The deadline for the staff to ship off the final product for printing was fast approaching, and Schulz and her classmates were not close to having a completed yearbook.
" the end of the year, I got the sense we weren't going to be able to finish it," Schulz said.
South Summit High Principal Steve Camp said that once it was clear the deadline to finish the yearbook was not going to be met, the class's advisor made the decision to postpone the yearbook. However, the advisor failed to notify the administration until near the end of the school year, when it was too late to take any action. As a result, students did not have yearbooks to sign on the last day of school.
"Obviously, we weren't happy about it, and the community wasn't happy about it," Camp said. "But at that point, what can you do?"
After exploring options to get yearbooks to students during the summer, the administration decided to wait until the upcoming school year starts. The school will hold a yearbook signing August 22, before the Wildcats' first football game.
Camp acknowledges it's far from a perfect solution, particularly because many students have left town for college, LDS Church missions or employment, but he said it's the best option, given the circumstances.
"You do blow that opportunity to have that yearbook signing celebration at the end of the year," Camp said.
Schulz was at first disappointed about not being able to sign yearbooks on the last day of school. But to her, missing out on participating in that rite of spring one final time wasn't a heartbreaker.
"It was a bummer at first, but I realized I had all summer to see my friends," Schulz said. "I know for other students it was more of a disappointment."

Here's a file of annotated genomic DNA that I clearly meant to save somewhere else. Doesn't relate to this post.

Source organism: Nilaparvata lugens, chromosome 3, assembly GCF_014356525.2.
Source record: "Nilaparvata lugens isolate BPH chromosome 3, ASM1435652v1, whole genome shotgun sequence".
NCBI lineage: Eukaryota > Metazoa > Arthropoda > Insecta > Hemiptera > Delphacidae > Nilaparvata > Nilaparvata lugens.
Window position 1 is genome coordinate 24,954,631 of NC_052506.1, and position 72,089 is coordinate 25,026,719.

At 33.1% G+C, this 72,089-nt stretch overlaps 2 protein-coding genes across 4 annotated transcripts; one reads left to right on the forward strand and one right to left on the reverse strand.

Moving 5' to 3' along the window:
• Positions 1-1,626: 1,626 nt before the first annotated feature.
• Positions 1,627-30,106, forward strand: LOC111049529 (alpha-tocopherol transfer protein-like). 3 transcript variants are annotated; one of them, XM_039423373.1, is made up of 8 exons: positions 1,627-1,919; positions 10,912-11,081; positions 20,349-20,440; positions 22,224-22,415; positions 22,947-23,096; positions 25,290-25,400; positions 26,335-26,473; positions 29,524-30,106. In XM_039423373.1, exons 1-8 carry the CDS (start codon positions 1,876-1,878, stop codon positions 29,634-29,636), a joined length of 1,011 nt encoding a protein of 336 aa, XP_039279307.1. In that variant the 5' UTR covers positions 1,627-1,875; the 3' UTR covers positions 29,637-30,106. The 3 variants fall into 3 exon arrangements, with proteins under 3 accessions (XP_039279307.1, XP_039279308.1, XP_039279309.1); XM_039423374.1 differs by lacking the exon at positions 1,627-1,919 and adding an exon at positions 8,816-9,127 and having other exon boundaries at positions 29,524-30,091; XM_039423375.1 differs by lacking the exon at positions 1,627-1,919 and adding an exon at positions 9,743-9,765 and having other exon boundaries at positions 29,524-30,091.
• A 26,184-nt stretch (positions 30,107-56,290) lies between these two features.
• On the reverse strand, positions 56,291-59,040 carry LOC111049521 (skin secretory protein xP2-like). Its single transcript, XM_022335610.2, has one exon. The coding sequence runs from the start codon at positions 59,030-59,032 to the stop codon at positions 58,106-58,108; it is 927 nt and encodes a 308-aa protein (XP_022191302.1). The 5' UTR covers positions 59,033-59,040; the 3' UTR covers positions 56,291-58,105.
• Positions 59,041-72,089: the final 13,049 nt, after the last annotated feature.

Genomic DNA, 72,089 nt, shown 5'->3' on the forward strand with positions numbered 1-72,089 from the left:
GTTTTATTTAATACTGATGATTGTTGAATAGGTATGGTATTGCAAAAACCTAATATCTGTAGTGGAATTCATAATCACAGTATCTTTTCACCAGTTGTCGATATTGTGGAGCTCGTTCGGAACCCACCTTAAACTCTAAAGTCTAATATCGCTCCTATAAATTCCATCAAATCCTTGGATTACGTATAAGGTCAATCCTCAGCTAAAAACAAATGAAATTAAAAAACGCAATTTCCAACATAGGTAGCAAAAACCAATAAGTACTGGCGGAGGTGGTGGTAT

South Summit High's administration has taken action to make sure the yearbook is never delayed again, with the key step being a change in which class produces the yearbook. A photography class will now produce the yearbook, rather than the student body officer/leadership class that previously created it.
"It fits right into that class," Camp said. "The yearbook is geared more toward that class."
Camp said missing this year's deadline was not the fault of the students in the student body officer/leadership class, but rather a result of the students being stretched too thin, a conclusion with which Schulz agreed.
"I enjoyed working on the yearbook," Schulz said. "But we were also planning graduation, dances, homecoming and things throughout the year. With that much to do, things fall through the cracks. Obviously, the yearbook shouldn't have been one of them, but that's what happened."
Students who won't be able to attend the yearbook signing party will still be able to get their yearbooks, Camp said. Friends or family members can pick the yearbooks up for them, and the school also is offering to ship yearbooks at no cost to students. Students who no longer want their yearbooks can also get a refund.
"We're trying to make the best of a bad situation," Camp said. "It should never happen again."